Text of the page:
Facial Cellulitis

Facial Cellulitis: Causes, Risk Factors, Signs, Symptoms, Investigations, Treatment

Bacterial skin infection affecting the face is known as Facial Cellulitis. This could occur secondarily to nasal vestibulitis, upper respiratory infections, middle ear or dental infection and any problem with the lymphatic system. Symptoms of this condition are pain, swelling, fever, chills, warmth, redness, irritability and the tongue also becomes swollen, tender and warm. Antibiotics are the main line of treatment.

Facial Cellulitis

Facial Cellulitis can also occur as a complication of (untreated) Nasal Vestibulitis.

Causes of Facial Cellulitis

The main cause of facial cellulitis is usually the streptococcus and staphylococcus bacteria.

Risk Factors for Facial Cellulitis

  • Untreated nasal vestibulitis.
  • Lymphatic system disorders.
  • Upper respiratory infections.
  • Dental or middle ear infections.

Signs and Symptoms of Facial Cellulitis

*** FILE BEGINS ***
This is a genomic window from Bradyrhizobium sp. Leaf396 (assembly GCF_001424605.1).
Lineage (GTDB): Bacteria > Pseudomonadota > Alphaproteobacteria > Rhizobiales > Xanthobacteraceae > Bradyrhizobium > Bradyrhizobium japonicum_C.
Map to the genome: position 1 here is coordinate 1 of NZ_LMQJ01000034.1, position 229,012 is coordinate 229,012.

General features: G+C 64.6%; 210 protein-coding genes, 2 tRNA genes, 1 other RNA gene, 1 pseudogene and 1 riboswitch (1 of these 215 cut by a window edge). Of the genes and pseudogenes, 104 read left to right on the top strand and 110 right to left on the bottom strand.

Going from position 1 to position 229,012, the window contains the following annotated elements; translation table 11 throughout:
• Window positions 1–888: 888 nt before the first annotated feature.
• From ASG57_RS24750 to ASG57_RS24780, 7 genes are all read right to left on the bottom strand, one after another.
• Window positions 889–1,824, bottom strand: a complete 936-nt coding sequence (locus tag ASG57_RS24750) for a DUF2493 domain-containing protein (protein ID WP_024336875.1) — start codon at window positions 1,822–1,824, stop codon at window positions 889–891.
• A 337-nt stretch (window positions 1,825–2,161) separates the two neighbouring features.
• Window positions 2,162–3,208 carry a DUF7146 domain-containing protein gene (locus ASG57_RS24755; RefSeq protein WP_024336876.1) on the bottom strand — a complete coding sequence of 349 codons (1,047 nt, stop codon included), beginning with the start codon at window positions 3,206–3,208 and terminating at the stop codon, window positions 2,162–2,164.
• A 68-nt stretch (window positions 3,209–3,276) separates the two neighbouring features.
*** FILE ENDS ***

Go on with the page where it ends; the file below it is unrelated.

• Fever.
  • Chills.
  • Irritability.
  • Generalized body aches.
  • Vomiting.
  • Appetite loss.
  • Swelling on the affected side of the face. The swelling is more if the patient is a diabetic.
  • Redness and warmth on the affected side of the face.
  • Burning and itching on the affected side of the face.
  • The tongue becomes warm, swollen and tender.

Investigations for Facial Cellulitis

Facial Cellulitis is diagnosed by conducting medical history & physical exam. Specific blood tests are also done for confirmation of infection.

Treatment of Facial Cellulitis

Antibiotics are the main line of treatment. The aim of facial cellulitis treatment is to alleviate the symptoms, to eradicate the infection and to prevent any recurrence. Antibiotics can be given orally or intravenously, it all depends on the severity of the condition. A combination of two different antibiotics can also be used. Antibiotics are given for extended period of time, as according to research, there is a chance of recurrence of the infection. So, it is very important that the patient finishes the entire course of antibiotics, even if the symptoms subside completely.

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